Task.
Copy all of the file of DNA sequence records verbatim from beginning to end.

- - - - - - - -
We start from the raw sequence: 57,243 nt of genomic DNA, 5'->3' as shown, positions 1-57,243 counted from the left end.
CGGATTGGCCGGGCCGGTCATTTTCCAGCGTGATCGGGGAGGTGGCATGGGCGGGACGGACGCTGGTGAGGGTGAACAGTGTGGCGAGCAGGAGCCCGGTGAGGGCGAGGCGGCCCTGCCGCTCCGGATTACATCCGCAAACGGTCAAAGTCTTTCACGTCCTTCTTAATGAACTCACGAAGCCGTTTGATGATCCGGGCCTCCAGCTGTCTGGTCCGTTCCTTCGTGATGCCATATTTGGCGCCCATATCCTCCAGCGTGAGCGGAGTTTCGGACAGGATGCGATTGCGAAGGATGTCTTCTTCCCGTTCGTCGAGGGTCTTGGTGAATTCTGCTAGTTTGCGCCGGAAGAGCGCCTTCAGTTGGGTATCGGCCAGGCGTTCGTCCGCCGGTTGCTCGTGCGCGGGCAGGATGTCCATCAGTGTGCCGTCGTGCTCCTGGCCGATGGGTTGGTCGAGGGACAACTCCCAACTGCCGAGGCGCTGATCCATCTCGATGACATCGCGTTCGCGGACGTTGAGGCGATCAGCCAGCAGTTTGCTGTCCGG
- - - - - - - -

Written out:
We start from the raw sequence: 57,243 nt of genomic DNA, 5'->3' as shown, positions 1-57,243 counted from the left end.
CGGATTGGCCGGGCCGGTCATTTTCCAGCGTGATCGGGGAGGTGGCATGGGCGGGACGGACGCTGGTGAGGGTGAACAGTGTGGCGAGCAGGAGCCCGGTGAGGGCGAGGCGGCCCTGCCGCTCCGGATTACATCCGCAAACGGTCAAAGTCTTTCACGTCCTTCTTAATGAACTCACGAAGCCGTTTGATGATCCGGGCCTCCAGCTGTCTGGTCCGTTCCTTCGTGATGCCATATTTGGCGCCCATATCCTCCAGCGTGAGCGGAGTTTCGGACAGGATGCGATTGCGAAGGATGTCTTCTTCCCGTTCGTCGAGGGTCTTGGTGAATTCTGCTAGTTTGCGCCGGAAGAGCGCCTTCAGTTGGGTATCGGCCAGGCGTTCGTCCGCCGGTTGCTCGTGCGCGGGCAGGATGTCCATCAGTGTGCCGTCGTGCTCCTGGCCGATGGGTTGGTCGAGGGACAACTCCCAACTGCCGAGGCGCTGATCCATCTCGATGACATCGCGTTCGCGGACGTTGAGGCGATCAGCCAGCAGTTTGCTGTCCGG